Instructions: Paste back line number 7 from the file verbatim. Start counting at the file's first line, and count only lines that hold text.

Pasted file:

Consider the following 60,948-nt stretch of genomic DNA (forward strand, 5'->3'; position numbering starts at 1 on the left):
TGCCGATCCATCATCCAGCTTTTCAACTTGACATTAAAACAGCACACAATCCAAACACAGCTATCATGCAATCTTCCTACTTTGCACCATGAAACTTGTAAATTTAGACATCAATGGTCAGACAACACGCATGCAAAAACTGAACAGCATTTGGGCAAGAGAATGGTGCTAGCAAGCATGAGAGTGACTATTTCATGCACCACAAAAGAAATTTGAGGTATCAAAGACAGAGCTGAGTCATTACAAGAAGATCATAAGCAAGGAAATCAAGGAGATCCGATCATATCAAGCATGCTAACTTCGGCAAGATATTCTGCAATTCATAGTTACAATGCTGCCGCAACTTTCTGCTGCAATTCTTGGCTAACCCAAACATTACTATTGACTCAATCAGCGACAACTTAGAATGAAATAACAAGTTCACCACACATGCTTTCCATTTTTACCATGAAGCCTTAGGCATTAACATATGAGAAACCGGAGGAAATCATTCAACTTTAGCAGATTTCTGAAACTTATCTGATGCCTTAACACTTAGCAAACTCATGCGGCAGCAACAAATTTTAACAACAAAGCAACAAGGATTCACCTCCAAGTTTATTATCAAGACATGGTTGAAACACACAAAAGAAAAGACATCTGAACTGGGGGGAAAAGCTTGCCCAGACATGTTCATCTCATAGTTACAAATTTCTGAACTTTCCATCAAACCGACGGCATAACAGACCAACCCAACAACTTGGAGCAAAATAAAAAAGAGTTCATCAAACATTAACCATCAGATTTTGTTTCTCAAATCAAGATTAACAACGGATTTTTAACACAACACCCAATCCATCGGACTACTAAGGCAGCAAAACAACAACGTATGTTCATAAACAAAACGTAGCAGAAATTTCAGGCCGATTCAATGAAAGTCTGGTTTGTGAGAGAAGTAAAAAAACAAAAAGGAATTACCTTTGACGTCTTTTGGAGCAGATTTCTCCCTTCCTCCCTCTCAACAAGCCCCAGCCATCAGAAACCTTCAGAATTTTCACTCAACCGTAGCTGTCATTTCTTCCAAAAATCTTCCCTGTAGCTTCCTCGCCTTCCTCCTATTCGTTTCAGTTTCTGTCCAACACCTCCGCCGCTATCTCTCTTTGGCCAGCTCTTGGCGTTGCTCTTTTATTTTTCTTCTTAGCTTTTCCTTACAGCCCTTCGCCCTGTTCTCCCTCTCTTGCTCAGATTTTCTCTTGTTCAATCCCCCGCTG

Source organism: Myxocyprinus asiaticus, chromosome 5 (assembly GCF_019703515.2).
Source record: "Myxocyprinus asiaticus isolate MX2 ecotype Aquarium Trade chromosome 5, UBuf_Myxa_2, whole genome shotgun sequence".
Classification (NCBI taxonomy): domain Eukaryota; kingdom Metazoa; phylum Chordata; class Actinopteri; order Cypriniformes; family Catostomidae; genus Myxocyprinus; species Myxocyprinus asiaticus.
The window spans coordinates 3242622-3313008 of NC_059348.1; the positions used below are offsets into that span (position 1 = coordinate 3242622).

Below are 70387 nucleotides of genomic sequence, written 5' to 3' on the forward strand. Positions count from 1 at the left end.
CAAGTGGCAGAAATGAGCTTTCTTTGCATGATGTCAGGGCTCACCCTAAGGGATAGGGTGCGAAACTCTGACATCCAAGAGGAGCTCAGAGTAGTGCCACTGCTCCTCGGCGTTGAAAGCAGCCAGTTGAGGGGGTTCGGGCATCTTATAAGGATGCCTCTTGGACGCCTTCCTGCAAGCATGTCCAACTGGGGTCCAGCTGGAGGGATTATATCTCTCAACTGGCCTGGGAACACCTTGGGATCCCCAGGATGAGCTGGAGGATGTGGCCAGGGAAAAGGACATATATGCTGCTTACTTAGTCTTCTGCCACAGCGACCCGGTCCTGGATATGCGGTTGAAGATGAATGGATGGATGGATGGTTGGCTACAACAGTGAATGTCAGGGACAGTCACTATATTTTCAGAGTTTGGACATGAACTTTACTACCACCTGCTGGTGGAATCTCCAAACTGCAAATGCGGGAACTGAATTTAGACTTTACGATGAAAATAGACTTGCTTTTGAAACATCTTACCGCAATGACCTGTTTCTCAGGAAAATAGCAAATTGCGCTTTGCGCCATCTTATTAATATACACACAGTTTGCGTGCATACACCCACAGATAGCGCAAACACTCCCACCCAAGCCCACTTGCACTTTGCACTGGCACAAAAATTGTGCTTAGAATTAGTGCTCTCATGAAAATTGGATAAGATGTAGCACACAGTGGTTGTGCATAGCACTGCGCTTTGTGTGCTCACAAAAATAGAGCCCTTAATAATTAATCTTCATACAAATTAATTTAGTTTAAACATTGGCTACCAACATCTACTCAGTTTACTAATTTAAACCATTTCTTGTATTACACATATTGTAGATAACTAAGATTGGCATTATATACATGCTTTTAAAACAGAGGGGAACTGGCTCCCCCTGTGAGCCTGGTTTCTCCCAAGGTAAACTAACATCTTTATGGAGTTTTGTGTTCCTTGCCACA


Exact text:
Below are 70387 nucleotides of genomic sequence, written 5' to 3' on the forward strand. Positions count from 1 at the left end.